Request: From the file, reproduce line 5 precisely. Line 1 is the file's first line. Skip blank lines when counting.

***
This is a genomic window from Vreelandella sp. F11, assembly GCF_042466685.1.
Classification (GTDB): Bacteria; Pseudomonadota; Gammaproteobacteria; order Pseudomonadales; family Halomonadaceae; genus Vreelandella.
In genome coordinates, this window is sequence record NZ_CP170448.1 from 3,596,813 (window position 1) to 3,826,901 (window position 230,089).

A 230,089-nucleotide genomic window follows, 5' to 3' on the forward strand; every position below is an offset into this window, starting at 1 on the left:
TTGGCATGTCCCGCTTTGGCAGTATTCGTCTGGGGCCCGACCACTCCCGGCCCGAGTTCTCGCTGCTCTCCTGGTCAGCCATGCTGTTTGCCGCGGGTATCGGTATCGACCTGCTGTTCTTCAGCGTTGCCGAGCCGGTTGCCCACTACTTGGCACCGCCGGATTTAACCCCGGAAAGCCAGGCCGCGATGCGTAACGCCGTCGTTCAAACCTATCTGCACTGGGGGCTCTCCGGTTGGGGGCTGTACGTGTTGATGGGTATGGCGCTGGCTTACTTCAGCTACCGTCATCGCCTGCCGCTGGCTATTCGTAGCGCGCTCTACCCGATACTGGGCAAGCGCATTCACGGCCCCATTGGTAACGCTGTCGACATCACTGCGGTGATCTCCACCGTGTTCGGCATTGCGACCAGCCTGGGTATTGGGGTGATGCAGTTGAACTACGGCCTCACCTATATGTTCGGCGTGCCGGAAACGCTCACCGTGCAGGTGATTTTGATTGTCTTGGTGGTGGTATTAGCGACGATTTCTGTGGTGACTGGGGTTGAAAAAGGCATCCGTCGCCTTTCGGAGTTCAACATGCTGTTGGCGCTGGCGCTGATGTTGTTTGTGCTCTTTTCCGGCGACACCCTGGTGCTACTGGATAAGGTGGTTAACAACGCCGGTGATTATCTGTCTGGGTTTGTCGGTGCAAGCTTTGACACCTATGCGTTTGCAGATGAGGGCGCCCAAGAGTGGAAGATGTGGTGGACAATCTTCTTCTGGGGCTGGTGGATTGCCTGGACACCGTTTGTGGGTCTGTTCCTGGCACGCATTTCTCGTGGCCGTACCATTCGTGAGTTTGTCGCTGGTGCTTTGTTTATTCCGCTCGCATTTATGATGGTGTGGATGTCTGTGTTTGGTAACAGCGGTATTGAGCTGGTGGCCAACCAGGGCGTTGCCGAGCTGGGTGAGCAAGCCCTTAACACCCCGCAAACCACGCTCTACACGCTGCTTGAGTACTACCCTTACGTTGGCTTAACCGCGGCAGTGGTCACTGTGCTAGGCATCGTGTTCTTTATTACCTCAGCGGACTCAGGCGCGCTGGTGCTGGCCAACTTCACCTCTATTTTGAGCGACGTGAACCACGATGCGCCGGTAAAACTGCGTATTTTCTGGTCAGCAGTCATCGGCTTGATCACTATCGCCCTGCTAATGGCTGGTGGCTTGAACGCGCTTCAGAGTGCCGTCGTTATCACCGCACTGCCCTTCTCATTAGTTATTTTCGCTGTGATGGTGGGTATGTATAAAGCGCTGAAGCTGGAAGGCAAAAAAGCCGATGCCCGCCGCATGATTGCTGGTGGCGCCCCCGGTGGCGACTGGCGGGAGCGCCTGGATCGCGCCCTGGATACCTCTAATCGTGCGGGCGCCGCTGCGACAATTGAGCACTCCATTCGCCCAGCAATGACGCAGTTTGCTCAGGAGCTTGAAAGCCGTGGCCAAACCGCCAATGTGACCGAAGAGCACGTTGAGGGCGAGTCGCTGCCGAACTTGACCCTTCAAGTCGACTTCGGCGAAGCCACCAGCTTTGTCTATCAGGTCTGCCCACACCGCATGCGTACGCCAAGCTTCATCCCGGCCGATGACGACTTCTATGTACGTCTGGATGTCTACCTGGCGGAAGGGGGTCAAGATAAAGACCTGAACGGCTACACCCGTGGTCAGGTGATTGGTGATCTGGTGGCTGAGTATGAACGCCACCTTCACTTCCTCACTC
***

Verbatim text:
TTGGCATGTCCCGCTTTGGCAGTATTCGTCTGGGGCCCGACCACTCCCGGCCCGAGTTCTCGCTGCTCTCCTGGTCAGCCATGCTGTTTGCCGCGGGTATCGGTATCGACCTGCTGTTCTTCAGCGTTGCCGAGCCGGTTGCCCACTACTTGGCACCGCCGGATTTAACCCCGGAAAGCCAGGCCGCGATGCGTAACGCCGTCGTTCAAACCTATCTGCACTGGGGGCTCTCCGGTTGGGGGCTGTACGTGTTGATGGGTATGGCGCTGGCTTACTTCAGCTACCGTCATCGCCTGCCGCTGGCTATTCGTAGCGCGCTCTACCCGATACTGGGCAAGCGCATTCACGGCCCCATTGGTAACGCTGTCGACATCACTGCGGTGATCTCCACCGTGTTCGGCATTGCGACCAGCCTGGGTATTGGGGTGATGCAGTTGAACTACGGCCTCACCTATATGTTCGGCGTGCCGGAAACGCTCACCGTGCAGGTGATTTTGATTGTCTTGGTGGTGGTATTAGCGACGATTTCTGTGGTGACTGGGGTTGAAAAAGGCATCCGTCGCCTTTCGGAGTTCAACATGCTGTTGGCGCTGGCGCTGATGTTGTTTGTGCTCTTTTCCGGCGACACCCTGGTGCTACTGGATAAGGTGGTTAACAACGCCGGTGATTATCTGTCTGGGTTTGTCGGTGCAAGCTTTGACACCTATGCGTTTGCAGATGAGGGCGCCCAAGAGTGGAAGATGTGGTGGACAATCTTCTTCTGGGGCTGGTGGATTGCCTGGACACCGTTTGTGGGTCTGTTCCTGGCACGCATTTCTCGTGGCCGTACCATTCGTGAGTTTGTCGCTGGTGCTTTGTTTATTCCGCTCGCATTTATGATGGTGTGGATGTCTGTGTTTGGTAACAGCGGTATTGAGCTGGTGGCCAACCAGGGCGTTGCCGAGCTGGGTGAGCAAGCCCTTAACACCCCGCAAACCACGCTCTACACGCTGCTTGAGTACTACCCTTACGTTGGCTTAACCGCGGCAGTGGTCACTGTGCTAGGCATCGTGTTCTTTATTACCTCAGCGGACTCAGGCGCGCTGGTGCTGGCCAACTTCACCTCTATTTTGAGCGACGTGAACCACGATGCGCCGGTAAAACTGCGTATTTTCTGGTCAGCAGTCATCGGCTTGATCACTATCGCCCTGCTAATGGCTGGTGGCTTGAACGCGCTTCAGAGTGCCGTCGTTATCACCGCACTGCCCTTCTCATTAGTTATTTTCGCTGTGATGGTGGGTATGTATAAAGCGCTGAAGCTGGAAGGCAAAAAAGCCGATGCCCGCCGCATGATTGCTGGTGGCGCCCCCGGTGGCGACTGGCGGGAGCGCCTGGATCGCGCCCTGGATACCTCTAATCGTGCGGGCGCCGCTGCGACAATTGAGCACTCCATTCGCCCAGCAATGACGCAGTTTGCTCAGGAGCTTGAAAGCCGTGGCCAAACCGCCAATGTGACCGAAGAGCACGTTGAGGGCGAGTCGCTGCCGAACTTGACCCTTCAAGTCGACTTCGGCGAAGCCACCAGCTTTGTCTATCAGGTCTGCCCACACCGCATGCGTACGCCAAGCTTCATCCCGGCCGATGACGACTTCTATGTACGTCTGGATGTCTACCTGGCGGAAGGGGGTCAAGATAAAGACCTGAACGGCTACACCCGTGGTCAGGTGATTGGTGATCTGGTGGCTGAGTATGAACGCCACCTTCACTTCCTCACTC